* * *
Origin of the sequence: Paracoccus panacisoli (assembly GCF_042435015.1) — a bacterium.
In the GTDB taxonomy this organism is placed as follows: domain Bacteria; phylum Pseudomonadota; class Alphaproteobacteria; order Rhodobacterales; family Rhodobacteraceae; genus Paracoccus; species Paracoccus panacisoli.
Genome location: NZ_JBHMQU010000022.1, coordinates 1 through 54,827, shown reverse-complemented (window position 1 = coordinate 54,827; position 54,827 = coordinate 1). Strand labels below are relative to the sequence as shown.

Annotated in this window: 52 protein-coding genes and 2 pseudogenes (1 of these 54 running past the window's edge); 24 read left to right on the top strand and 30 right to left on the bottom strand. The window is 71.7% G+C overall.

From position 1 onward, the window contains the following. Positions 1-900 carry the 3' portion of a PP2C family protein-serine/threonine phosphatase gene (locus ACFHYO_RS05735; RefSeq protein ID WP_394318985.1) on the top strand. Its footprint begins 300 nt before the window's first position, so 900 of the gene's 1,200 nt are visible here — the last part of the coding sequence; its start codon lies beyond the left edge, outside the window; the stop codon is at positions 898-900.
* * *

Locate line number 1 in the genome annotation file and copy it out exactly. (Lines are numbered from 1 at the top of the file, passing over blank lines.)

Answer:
Origin of the sequence: Paracoccus panacisoli (assembly GCF_042435015.1) — a bacterium.